For all others (and competitors – please stop reading here) – I absolutely think that in the world today, with data no longer being simply important to house, but also to keep historical events as they occur, a database that is built in a manner to allow you to constantly write to it, in ways that are modeled to reflect the real world and not an abstract view of it, is a must. The “Internet of Things” has brought on a day where companies who are early adopters of this technology will get such a huge leap forward that competition may not have a chance to catch up.

I truly believe that this is yet another paradigm shift (forward) in storing data. I have worked in insurance, telecommunications, hardware design and digital and built wonderful data-warehousing technologies for them that cost several millions of dollars to accomplish what I could on Cassandra for orders of magnitude less. Imagine a telecommunications company dealing with all its billing, its offers and its customer base on commodity hardware rather than full-rack $10,000,000 servers with a SAN connected to them! With Cassandra and SSDs – it’s a reality.

You run the Toronto Cassandra Users Meetup Group. What are these meetups about and how do the attendees benefit?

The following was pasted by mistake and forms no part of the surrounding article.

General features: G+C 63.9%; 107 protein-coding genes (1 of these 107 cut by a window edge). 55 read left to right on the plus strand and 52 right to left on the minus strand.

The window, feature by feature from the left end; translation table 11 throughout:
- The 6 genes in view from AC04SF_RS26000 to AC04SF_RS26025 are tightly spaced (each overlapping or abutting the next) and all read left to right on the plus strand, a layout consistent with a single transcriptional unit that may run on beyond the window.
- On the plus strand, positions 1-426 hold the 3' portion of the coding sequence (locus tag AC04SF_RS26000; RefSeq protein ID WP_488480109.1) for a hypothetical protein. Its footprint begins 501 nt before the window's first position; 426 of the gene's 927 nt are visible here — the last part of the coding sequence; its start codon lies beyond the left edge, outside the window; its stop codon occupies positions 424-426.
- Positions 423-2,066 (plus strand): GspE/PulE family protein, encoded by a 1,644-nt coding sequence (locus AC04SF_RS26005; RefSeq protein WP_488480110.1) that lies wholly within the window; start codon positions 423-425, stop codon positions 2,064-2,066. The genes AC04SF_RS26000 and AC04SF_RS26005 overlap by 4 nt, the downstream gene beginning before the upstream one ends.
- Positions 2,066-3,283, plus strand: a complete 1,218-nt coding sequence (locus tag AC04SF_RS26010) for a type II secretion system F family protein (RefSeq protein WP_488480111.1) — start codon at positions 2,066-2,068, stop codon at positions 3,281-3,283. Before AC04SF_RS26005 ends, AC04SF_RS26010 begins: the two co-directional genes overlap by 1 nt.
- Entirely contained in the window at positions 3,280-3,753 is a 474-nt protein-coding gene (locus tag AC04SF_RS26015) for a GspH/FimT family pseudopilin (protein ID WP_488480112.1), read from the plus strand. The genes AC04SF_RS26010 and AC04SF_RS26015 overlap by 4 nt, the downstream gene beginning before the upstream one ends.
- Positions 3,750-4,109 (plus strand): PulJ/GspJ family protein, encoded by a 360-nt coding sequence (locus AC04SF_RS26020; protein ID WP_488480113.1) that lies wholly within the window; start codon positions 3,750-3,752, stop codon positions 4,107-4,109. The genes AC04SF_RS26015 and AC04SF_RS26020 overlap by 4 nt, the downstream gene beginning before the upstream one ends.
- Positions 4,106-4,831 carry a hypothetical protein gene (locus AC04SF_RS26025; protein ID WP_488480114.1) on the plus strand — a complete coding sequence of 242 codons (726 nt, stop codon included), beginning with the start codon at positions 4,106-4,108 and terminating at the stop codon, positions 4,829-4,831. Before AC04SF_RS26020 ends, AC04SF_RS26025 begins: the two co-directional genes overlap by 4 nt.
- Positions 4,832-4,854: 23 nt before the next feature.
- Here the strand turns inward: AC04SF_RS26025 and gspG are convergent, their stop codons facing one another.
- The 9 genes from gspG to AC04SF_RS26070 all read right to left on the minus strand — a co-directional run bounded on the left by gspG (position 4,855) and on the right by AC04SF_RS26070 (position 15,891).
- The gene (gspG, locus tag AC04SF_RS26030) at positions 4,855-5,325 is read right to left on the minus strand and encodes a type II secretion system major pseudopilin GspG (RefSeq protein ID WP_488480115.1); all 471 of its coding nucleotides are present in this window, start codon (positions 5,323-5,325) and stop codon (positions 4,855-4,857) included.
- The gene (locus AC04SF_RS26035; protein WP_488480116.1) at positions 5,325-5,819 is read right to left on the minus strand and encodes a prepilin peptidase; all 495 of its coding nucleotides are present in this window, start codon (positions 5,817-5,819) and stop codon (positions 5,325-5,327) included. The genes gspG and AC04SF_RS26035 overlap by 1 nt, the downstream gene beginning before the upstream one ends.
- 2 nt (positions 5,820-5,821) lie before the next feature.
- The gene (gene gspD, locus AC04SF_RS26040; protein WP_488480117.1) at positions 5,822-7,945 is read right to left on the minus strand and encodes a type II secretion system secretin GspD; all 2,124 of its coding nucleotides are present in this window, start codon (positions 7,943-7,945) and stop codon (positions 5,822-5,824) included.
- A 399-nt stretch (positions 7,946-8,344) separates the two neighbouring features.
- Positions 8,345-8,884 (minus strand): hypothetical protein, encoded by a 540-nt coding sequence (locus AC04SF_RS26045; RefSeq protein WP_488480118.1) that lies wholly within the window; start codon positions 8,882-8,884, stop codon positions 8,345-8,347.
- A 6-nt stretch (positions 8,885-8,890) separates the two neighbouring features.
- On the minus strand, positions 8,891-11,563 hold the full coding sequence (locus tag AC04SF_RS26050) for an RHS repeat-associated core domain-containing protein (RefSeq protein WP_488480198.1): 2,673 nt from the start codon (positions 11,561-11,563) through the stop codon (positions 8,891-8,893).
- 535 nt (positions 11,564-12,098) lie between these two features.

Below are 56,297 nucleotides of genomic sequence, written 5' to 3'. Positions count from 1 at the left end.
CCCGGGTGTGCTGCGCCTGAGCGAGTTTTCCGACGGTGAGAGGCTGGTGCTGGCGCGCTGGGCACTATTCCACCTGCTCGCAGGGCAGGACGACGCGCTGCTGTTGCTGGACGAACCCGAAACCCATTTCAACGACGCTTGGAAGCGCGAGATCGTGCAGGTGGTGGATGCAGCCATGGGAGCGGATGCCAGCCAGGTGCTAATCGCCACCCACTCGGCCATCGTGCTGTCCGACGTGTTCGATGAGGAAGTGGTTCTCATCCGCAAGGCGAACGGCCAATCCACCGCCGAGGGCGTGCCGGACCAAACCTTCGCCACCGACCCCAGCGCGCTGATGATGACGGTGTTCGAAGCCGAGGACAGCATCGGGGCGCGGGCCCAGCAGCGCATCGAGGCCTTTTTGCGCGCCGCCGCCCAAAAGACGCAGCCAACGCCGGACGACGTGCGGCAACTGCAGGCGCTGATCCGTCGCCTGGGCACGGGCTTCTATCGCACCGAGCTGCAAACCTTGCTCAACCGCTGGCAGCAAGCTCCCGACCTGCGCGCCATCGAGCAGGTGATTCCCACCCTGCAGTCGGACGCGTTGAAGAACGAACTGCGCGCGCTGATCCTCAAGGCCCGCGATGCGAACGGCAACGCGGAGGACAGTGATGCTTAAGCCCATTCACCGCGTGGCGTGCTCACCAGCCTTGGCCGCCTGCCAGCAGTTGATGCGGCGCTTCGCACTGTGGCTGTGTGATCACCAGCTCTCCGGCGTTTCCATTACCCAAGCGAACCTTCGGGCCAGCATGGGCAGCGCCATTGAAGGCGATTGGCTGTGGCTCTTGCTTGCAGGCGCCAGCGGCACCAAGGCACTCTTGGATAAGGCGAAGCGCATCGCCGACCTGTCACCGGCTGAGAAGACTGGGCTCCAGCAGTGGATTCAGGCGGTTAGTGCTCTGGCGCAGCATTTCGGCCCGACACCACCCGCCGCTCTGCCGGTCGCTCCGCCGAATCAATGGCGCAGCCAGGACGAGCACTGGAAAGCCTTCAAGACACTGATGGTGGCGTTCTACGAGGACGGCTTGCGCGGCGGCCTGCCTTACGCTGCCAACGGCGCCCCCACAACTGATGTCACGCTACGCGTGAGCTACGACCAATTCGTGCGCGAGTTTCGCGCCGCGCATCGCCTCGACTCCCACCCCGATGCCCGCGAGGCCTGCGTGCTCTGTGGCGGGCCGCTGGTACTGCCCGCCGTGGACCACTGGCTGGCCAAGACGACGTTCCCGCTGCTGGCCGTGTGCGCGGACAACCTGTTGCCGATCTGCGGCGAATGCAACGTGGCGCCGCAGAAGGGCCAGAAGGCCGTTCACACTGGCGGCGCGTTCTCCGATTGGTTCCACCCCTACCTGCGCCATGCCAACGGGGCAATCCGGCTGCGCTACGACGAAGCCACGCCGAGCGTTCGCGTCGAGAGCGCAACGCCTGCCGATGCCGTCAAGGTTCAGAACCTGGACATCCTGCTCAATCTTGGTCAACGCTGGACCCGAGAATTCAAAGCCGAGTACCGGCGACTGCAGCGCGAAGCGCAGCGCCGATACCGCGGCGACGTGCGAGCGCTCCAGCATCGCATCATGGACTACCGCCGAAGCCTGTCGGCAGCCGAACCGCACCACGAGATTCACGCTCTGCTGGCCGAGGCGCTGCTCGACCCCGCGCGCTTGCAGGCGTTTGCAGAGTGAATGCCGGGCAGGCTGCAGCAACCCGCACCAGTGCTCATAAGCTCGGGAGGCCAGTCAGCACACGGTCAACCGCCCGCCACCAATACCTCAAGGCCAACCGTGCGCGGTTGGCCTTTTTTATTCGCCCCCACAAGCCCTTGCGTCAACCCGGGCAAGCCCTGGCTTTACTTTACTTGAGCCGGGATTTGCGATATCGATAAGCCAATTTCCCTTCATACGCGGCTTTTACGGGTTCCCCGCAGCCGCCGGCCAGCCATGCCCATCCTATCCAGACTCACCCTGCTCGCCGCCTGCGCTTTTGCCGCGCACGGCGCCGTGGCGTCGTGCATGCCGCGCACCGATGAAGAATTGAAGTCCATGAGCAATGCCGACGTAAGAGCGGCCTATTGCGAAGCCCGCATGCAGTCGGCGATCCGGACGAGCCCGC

Victor: Our meetups range in topics from a 101-level meetup (held every so often) to a deep dive into Cassandra internals such as what Gossip is all about, where do memtables get written to, what are bloom filters, etc.

As mentioned earlier, the Toronto ecosystem is growing, so we are seeing more and more people coming out to these. I am doing my best to spread the word and we have a great partnership with DataStax in hosting these events. I often times get most of my material from real-world experience, but once in a while will see what the other Cassandra MVPs have been talking about and relay some of their knowledge.

It’s always a great pleasure to be a part of a community, and Victor’s always keeping us up to date on the most relevant, effective and efficient technologies that only serve to benefit us and the community at large. We can’t stress enough how proud we are of him, and kudos! Viahighfive!


Interviewed as Canada’s Only Cassandra MVP